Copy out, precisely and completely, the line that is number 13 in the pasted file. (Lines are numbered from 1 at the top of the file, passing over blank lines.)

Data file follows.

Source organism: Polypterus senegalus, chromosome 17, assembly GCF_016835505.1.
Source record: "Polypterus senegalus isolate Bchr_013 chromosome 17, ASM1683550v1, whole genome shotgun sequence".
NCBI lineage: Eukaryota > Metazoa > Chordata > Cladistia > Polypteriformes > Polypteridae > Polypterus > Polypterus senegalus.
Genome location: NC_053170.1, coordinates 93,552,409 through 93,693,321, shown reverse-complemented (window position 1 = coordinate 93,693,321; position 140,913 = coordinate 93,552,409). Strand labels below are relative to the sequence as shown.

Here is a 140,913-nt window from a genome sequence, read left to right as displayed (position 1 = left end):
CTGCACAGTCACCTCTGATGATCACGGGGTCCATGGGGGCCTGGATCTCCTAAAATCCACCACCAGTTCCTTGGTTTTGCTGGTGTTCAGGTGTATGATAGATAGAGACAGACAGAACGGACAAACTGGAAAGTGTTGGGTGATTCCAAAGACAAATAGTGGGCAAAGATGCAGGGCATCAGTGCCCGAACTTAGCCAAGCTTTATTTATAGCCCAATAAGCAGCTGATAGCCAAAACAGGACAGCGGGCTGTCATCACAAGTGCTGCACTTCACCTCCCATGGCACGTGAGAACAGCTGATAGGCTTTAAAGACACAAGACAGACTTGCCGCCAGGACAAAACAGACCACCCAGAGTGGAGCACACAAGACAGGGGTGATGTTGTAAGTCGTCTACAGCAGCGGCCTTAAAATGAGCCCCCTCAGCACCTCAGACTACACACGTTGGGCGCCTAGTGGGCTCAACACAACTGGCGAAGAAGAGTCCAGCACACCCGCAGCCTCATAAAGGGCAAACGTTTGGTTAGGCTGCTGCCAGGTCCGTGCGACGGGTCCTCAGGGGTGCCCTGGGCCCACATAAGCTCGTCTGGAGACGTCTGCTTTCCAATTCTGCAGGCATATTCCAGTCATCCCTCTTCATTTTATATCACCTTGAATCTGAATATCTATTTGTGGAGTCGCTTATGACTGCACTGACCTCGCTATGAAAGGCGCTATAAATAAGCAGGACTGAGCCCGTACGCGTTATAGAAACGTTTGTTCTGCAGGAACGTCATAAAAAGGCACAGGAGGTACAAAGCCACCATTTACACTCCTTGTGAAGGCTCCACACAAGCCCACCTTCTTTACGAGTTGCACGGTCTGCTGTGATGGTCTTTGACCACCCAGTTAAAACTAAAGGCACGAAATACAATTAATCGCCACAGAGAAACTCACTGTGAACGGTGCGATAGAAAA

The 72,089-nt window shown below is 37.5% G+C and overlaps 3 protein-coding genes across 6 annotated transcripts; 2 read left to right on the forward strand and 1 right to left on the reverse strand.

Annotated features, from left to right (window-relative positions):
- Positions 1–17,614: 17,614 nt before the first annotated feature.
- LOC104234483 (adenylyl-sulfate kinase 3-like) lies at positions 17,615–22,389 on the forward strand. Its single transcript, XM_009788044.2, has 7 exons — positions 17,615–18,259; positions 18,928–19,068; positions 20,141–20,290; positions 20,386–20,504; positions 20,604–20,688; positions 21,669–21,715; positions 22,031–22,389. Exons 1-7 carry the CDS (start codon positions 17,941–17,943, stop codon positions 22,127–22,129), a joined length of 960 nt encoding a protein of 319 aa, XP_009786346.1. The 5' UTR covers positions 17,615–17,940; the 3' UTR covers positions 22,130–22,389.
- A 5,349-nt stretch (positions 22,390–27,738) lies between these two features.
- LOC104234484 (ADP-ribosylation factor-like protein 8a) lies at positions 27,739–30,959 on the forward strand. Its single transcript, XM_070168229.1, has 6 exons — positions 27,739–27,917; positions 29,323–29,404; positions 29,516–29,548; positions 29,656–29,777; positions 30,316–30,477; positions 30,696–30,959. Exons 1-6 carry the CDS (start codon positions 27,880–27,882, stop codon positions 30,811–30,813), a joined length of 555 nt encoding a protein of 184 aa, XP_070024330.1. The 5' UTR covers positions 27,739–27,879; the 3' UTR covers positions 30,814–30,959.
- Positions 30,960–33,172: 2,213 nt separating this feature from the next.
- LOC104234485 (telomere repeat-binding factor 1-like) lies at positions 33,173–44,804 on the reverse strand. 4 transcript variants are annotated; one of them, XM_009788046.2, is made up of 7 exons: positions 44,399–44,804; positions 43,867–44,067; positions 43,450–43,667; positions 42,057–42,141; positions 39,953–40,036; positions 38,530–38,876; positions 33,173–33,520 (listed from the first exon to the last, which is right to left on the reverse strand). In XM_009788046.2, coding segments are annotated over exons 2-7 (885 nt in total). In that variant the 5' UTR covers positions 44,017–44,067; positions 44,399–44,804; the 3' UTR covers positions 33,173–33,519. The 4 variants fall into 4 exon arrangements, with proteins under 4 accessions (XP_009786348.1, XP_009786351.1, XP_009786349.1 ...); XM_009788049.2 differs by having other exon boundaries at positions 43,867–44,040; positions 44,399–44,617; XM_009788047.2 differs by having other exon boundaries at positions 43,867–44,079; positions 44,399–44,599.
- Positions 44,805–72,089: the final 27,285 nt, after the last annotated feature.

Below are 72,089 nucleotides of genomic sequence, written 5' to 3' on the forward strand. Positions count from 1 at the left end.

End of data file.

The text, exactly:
- Positions 30,960–33,172: 2,213 nt separating this feature from the next.